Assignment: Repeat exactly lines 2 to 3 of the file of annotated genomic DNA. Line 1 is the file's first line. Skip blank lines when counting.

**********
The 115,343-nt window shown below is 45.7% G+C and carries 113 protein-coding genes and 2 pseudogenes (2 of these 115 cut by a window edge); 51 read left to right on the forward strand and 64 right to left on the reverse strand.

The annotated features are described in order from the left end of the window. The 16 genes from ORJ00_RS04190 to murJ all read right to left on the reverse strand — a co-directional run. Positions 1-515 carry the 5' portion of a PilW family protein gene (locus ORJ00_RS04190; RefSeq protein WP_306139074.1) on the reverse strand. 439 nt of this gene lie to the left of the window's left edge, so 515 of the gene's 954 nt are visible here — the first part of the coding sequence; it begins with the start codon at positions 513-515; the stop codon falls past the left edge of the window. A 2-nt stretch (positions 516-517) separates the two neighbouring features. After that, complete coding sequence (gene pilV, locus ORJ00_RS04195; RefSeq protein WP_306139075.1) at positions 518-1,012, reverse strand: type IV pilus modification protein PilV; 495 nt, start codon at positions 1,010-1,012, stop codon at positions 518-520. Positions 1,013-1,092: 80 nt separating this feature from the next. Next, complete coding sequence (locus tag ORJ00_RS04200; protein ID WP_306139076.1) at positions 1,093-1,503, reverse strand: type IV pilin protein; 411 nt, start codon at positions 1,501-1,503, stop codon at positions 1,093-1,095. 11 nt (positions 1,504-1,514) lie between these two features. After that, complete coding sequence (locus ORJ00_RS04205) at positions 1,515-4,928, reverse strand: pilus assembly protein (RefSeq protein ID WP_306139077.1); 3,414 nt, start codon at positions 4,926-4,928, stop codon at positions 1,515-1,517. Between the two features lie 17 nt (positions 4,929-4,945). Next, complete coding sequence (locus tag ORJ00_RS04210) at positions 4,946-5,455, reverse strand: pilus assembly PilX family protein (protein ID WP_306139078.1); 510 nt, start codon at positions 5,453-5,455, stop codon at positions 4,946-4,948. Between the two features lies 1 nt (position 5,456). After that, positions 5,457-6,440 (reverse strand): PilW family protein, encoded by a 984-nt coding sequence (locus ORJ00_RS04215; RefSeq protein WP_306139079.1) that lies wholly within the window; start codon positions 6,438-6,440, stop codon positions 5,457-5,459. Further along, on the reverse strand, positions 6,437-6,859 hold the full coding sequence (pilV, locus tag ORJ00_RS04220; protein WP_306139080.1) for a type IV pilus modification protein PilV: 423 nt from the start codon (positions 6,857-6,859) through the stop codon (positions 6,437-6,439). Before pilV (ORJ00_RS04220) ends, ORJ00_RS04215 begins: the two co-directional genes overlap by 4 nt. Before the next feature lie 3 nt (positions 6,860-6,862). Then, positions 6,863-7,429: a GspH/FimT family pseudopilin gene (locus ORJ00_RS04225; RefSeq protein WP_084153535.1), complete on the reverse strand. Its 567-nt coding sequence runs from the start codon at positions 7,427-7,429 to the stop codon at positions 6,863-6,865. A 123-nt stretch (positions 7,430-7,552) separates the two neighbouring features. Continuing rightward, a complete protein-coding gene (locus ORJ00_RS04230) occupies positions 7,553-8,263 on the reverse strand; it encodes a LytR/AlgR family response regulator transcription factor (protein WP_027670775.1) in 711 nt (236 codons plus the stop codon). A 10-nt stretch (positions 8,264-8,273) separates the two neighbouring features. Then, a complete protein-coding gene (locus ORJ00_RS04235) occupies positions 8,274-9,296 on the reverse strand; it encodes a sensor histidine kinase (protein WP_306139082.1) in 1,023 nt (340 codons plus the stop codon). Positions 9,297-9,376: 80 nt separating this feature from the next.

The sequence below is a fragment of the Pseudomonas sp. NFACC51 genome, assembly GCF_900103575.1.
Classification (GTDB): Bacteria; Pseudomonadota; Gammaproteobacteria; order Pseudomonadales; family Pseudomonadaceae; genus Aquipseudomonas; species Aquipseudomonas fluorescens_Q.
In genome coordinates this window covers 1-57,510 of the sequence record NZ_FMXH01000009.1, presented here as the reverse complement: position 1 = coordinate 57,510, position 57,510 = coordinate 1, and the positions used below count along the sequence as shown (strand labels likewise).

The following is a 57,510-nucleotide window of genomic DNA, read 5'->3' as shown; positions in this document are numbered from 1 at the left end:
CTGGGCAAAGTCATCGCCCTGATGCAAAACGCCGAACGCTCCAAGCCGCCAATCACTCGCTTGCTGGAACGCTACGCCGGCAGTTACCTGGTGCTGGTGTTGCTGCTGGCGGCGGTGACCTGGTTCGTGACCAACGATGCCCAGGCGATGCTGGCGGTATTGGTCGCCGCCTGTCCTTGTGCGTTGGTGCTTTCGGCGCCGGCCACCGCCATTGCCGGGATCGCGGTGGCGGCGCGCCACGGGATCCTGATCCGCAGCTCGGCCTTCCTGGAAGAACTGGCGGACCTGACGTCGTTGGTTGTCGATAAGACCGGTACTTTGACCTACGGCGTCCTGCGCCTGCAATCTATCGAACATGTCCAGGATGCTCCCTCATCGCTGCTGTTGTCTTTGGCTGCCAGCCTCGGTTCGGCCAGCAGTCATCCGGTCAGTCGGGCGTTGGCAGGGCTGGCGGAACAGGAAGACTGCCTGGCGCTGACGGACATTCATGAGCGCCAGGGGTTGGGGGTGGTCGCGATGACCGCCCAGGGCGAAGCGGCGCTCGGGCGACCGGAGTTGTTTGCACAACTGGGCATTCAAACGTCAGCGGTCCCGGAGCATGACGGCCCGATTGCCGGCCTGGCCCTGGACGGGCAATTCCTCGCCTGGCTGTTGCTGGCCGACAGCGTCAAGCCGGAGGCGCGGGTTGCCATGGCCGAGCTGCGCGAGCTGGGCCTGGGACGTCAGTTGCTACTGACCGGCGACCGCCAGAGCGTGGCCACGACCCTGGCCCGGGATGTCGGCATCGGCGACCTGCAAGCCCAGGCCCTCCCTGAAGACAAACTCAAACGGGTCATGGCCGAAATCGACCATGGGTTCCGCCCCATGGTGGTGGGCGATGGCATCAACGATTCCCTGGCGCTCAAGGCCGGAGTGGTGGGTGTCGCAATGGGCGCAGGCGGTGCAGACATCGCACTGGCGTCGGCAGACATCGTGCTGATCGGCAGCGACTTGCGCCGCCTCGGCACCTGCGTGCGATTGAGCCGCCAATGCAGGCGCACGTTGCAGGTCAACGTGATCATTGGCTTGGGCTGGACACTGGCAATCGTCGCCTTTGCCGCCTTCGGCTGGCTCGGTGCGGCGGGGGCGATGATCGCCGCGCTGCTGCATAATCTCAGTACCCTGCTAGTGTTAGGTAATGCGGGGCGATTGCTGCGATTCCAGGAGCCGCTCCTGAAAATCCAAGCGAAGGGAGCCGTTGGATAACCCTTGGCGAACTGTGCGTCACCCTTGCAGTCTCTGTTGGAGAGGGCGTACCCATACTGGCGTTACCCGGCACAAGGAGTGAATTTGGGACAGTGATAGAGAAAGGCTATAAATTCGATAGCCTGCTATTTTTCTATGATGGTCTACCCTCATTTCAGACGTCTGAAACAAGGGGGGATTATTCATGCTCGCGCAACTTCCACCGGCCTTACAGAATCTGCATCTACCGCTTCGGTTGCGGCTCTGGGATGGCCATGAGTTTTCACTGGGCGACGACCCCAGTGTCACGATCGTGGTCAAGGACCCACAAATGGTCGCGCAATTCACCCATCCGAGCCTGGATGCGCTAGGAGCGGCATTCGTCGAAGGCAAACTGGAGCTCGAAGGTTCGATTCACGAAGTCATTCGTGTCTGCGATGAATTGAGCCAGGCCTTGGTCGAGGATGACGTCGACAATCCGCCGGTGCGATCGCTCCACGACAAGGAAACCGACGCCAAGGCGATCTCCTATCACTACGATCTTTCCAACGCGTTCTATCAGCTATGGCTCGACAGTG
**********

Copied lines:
The annotated features are described in order from the left end of the window. The 16 genes from ORJ00_RS04190 to murJ all read right to left on the reverse strand — a co-directional run. Positions 1-515 carry the 5' portion of a PilW family protein gene (locus ORJ00_RS04190; RefSeq protein WP_306139074.1) on the reverse strand. 439 nt of this gene lie to the left of the window's left edge, so 515 of the gene's 954 nt are visible here — the first part of the coding sequence; it begins with the start codon at positions 513-515; the stop codon falls past the left edge of the window. A 2-nt stretch (positions 516-517) separates the two neighbouring features. After that, complete coding sequence (gene pilV, locus ORJ00_RS04195; RefSeq protein WP_306139075.1) at positions 518-1,012, reverse strand: type IV pilus modification protein PilV; 495 nt, start codon at positions 1,010-1,012, stop codon at positions 518-520. Positions 1,013-1,092: 80 nt separating this feature from the next. Next, complete coding sequence (locus tag ORJ00_RS04200; protein ID WP_306139076.1) at positions 1,093-1,503, reverse strand: type IV pilin protein; 411 nt, start codon at positions 1,501-1,503, stop codon at positions 1,093-1,095. 11 nt (positions 1,504-1,514) lie between these two features. After that, complete coding sequence (locus ORJ00_RS04205) at positions 1,515-4,928, reverse strand: pilus assembly protein (RefSeq protein ID WP_306139077.1); 3,414 nt, start codon at positions 4,926-4,928, stop codon at positions 1,515-1,517. Between the two features lie 17 nt (positions 4,929-4,945). Next, complete coding sequence (locus tag ORJ00_RS04210) at positions 4,946-5,455, reverse strand: pilus assembly PilX family protein (protein ID WP_306139078.1); 510 nt, start codon at positions 5,453-5,455, stop codon at positions 4,946-4,948. Between the two features lies 1 nt (position 5,456). After that, positions 5,457-6,440 (reverse strand): PilW family protein, encoded by a 984-nt coding sequence (locus ORJ00_RS04215; RefSeq protein WP_306139079.1) that lies wholly within the window; start codon positions 6,438-6,440, stop codon positions 5,457-5,459. Further along, on the reverse strand, positions 6,437-6,859 hold the full coding sequence (pilV, locus tag ORJ00_RS04220; protein WP_306139080.1) for a type IV pilus modification protein PilV: 423 nt from the start codon (positions 6,857-6,859) through the stop codon (positions 6,437-6,439). Before pilV (ORJ00_RS04220) ends, ORJ00_RS04215 begins: the two co-directional genes overlap by 4 nt. Before the next feature lie 3 nt (positions 6,860-6,862). Then, positions 6,863-7,429: a GspH/FimT family pseudopilin gene (locus ORJ00_RS04225; RefSeq protein WP_084153535.1), complete on the reverse strand. Its 567-nt coding sequence runs from the start codon at positions 7,427-7,429 to the stop codon at positions 6,863-6,865. A 123-nt stretch (positions 7,430-7,552) separates the two neighbouring features. Continuing rightward, a complete protein-coding gene (locus ORJ00_RS04230) occupies positions 7,553-8,263 on the reverse strand; it encodes a LytR/AlgR family response regulator transcription factor (protein WP_027670775.1) in 711 nt (236 codons plus the stop codon). A 10-nt stretch (positions 8,264-8,273) separates the two neighbouring features. Then, a complete protein-coding gene (locus ORJ00_RS04235) occupies positions 8,274-9,296 on the reverse strand; it encodes a sensor histidine kinase (protein WP_306139082.1) in 1,023 nt (340 codons plus the stop codon). Positions 9,297-9,376: 80 nt separating this feature from the next.

The sequence below is a fragment of the Pseudomonas sp. NFACC51 genome, assembly GCF_900103575.1.